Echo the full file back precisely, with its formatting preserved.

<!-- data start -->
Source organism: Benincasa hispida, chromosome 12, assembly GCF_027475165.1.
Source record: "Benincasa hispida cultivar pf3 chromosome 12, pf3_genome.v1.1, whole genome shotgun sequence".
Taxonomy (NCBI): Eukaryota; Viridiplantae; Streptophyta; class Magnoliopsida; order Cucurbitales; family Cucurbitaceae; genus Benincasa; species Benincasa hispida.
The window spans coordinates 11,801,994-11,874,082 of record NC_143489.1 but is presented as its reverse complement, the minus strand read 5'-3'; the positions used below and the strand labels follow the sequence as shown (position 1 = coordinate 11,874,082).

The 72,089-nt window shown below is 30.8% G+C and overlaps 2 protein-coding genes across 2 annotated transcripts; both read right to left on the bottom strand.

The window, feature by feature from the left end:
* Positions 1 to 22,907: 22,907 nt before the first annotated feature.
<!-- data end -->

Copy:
Source organism: Benincasa hispida, chromosome 12, assembly GCF_027475165.1.
Source record: "Benincasa hispida cultivar pf3 chromosome 12, pf3_genome.v1.1, whole genome shotgun sequence".
Taxonomy (NCBI): Eukaryota; Viridiplantae; Streptophyta; class Magnoliopsida; order Cucurbitales; family Cucurbitaceae; genus Benincasa; species Benincasa hispida.
The window spans coordinates 11,801,994-11,874,082 of record NC_143489.1 but is presented as its reverse complement, the minus strand read 5'-3'; the positions used below and the strand labels follow the sequence as shown (position 1 = coordinate 11,874,082).

The 72,089-nt window shown below is 30.8% G+C and overlaps 2 protein-coding genes across 2 annotated transcripts; both read right to left on the bottom strand.

The window, feature by feature from the left end:
* Positions 1 to 22,907: 22,907 nt before the first annotated feature.